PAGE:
VMware (VMW) momentum around VSAN (virtual SAN) and NSX (network virtualization) continues to accelerate, according to CEO Pat Gelsinger.
The latest evidence: NSX license bookings more than doubled and 1,700 customers were running the network virtualization software toward the close of VMware's Q2 2016. Those milestones helped to lift VMware top-line revenues 11 percent to $1.693 billion for the quarter.
VMware also experienced "strong-double digit" revenue growth across its SaaS and hybrid cloud offerings -- which includes vCloud Air, vCloud Air Network, some of AirWatch, desktop as a service (DaaS) and more.
Investors were impressed. VMware shares climbed roughly 9 percent in after hours trading.
The company's momentum comes during a critical time. In recent quarters, some VMware investors and partners were worried about the company's heavy dependence on the traditional server virtualization market -- which is saturated. Other pundits worried that rivals like Cisco Systems would leapfrog VMware's network virtualization efforts. Some critics even suggested that Dell's buyout of EMC, expected to be completed this month, would ultimately distract VMware's business -- since VMware essential is an EMC sibling.
Amid all that noise over the past year or so, VMware CEO Pat Gelsigner vowed that NSX and VSAN would deliver strong growth. Fast forward to present day and his assertions are coming true.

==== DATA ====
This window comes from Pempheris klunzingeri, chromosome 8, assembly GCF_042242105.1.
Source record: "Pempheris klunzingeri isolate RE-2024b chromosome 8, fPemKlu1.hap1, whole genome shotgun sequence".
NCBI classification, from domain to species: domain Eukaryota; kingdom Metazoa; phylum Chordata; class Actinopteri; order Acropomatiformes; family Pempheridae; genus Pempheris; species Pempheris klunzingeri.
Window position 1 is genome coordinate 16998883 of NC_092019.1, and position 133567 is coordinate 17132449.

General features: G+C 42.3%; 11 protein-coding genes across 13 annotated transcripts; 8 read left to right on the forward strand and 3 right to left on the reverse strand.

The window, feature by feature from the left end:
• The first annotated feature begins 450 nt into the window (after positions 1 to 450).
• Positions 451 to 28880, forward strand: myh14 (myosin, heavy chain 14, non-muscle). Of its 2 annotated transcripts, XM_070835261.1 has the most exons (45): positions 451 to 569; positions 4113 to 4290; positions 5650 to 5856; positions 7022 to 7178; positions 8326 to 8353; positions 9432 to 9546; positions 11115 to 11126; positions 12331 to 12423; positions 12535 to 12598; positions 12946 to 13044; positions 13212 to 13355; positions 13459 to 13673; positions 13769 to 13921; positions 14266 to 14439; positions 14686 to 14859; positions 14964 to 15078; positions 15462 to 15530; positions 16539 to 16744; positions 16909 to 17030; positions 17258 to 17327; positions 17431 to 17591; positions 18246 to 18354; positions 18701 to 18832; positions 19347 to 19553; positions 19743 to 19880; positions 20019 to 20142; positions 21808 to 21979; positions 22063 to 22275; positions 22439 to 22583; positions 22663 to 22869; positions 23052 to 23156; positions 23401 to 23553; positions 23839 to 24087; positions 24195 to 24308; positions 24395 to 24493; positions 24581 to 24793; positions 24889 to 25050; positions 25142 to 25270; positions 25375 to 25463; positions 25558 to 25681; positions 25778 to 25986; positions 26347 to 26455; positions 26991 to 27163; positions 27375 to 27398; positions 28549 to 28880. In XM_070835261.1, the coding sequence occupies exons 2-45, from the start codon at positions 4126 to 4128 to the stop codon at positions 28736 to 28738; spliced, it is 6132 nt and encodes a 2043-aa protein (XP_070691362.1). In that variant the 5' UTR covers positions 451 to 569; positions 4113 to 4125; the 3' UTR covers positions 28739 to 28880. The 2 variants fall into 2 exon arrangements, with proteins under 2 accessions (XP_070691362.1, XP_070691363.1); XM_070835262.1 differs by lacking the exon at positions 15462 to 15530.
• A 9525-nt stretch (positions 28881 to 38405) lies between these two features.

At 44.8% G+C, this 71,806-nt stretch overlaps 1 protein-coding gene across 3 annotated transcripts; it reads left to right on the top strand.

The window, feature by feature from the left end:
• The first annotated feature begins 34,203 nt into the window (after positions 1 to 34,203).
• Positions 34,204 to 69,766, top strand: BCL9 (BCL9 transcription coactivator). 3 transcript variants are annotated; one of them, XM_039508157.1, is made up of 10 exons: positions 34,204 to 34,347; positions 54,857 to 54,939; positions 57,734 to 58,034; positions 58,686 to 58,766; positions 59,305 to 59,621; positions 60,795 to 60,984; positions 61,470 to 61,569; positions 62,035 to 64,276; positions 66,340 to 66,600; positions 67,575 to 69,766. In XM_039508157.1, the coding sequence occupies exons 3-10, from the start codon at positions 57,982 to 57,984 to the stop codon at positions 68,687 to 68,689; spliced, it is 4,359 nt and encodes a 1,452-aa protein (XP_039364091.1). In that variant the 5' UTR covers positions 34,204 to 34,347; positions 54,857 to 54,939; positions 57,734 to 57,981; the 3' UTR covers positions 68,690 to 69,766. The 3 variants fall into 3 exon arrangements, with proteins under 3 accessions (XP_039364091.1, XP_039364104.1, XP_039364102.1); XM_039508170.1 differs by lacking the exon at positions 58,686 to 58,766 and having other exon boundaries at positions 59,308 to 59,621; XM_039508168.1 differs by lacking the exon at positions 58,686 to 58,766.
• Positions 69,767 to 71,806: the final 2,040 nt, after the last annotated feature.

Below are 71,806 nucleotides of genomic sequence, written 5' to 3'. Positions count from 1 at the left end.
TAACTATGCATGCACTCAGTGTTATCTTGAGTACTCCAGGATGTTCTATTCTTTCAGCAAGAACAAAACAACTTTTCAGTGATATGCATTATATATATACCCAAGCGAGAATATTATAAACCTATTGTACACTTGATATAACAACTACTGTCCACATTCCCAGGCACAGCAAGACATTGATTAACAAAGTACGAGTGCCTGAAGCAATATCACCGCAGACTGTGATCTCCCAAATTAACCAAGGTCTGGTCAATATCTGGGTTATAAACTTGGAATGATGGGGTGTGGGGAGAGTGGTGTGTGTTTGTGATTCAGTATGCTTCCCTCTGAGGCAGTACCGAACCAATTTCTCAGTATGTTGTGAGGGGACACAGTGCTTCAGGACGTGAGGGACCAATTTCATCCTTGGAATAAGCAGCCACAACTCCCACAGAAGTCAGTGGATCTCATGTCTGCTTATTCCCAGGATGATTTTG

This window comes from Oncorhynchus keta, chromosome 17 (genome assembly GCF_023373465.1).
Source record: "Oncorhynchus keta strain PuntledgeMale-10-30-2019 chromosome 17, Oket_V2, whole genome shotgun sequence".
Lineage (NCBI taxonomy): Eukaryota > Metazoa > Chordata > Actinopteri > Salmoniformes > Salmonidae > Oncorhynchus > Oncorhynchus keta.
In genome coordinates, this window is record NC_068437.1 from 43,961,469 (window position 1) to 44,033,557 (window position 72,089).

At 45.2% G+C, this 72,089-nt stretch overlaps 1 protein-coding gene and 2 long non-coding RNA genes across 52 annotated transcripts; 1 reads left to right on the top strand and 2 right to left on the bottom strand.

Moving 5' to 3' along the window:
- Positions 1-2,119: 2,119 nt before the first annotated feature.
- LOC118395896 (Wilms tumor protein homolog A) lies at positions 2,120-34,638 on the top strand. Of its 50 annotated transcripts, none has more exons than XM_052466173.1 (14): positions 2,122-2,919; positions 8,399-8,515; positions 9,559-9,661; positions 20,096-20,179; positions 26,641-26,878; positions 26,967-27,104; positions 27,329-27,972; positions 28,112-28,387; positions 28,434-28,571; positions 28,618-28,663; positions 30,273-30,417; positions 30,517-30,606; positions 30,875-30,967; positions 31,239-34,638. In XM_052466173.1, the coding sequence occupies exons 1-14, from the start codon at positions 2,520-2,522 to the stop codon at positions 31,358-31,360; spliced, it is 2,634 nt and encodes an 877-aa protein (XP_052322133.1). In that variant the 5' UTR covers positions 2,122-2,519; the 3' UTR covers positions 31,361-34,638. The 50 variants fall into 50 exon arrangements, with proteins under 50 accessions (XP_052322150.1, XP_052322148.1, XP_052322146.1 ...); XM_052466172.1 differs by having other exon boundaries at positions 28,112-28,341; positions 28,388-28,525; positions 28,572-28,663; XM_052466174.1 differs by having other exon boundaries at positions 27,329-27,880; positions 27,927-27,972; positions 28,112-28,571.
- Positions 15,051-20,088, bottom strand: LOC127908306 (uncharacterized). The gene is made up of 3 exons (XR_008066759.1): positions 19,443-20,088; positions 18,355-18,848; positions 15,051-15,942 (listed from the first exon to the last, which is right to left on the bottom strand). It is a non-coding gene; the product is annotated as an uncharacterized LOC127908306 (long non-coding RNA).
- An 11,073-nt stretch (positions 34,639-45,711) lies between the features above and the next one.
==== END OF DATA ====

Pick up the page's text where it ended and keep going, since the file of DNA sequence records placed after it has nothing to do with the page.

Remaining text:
Still, the company's next-generation virtualization efforts are just getting started. The shift to a software-centric world, Channel Chief Ross Brown stated during a recent podcast, will unlock new partner opportunities. Moreover, VMware plans to fine-tune its partner program incentives at some point later this year in a bid to drive even more NSX and VSAN success.
Admittedly, VMware still faces some major hurdles -- particularly in the public cloud services market, where Amazon Web Services and Microsoft Azure are setting the pace. Aware of that reality, Gelsinger says VMware is preparing new NSX enhancements that will blanket multiple clouds.
In the meantime, VMware's Q2 2016 revenue growth figures have largely silenced the company's critics -- at least for now.